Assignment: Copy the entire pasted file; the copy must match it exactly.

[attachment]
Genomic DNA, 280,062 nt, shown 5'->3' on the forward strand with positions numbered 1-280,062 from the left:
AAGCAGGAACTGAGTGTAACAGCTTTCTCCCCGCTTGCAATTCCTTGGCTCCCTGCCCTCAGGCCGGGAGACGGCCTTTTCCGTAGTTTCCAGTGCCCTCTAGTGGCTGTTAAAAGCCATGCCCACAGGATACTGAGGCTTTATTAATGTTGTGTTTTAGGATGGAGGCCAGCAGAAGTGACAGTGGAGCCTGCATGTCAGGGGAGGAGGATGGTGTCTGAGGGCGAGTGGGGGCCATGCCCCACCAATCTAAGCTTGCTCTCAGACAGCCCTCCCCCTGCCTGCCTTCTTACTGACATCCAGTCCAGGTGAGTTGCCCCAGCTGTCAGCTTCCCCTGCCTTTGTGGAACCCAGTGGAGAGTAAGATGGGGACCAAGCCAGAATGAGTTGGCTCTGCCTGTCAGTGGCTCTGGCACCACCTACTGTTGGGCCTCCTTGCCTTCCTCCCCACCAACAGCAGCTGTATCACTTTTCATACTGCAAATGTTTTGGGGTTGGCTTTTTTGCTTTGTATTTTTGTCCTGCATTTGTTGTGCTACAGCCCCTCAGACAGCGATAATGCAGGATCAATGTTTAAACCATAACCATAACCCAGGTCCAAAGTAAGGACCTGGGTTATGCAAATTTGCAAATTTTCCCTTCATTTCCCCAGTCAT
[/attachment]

Genomic DNA, 280,062 nt, shown 5'->3' on the forward strand with positions numbered 1-280,062 from the left:
AAGCAGGAACTGAGTGTAACAGCTTTCTCCCCGCTTGCAATTCCTTGGCTCCCTGCCCTCAGGCCGGGAGACGGCCTTTTCCGTAGTTTCCAGTGCCCTCTAGTGGCTGTTAAAAGCCATGCCCACAGGATACTGAGGCTTTATTAATGTTGTGTTTTAGGATGGAGGCCAGCAGAAGTGACAGTGGAGCCTGCATGTCAGGGGAGGAGGATGGTGTCTGAGGGCGAGTGGGGGCCATGCCCCACCAATCTAAGCTTGCTCTCAGACAGCCCTCCCCCTGCCTGCCTTCTTACTGACATCCAGTCCAGGTGAGTTGCCCCAGCTGTCAGCTTCCCCTGCCTTTGTGGAACCCAGTGGAGAGTAAGATGGGGACCAAGCCAGAATGAGTTGGCTCTGCCTGTCAGTGGCTCTGGCACCACCTACTGTTGGGCCTCCTTGCCTTCCTCCCCACCAACAGCAGCTGTATCACTTTTCATACTGCAAATGTTTTGGGGTTGGCTTTTTTGCTTTGTATTTTTGTCCTGCATTTGTTGTGCTACAGCCCCTCAGACAGCGATAATGCAGGATCAATGTTTAAACCATAACCATAACCCAGGTCCAAAGTAAGGACCTGGGTTATGCAAATTTGCAAATTTTCCCTTCATTTCCCCAGTCAT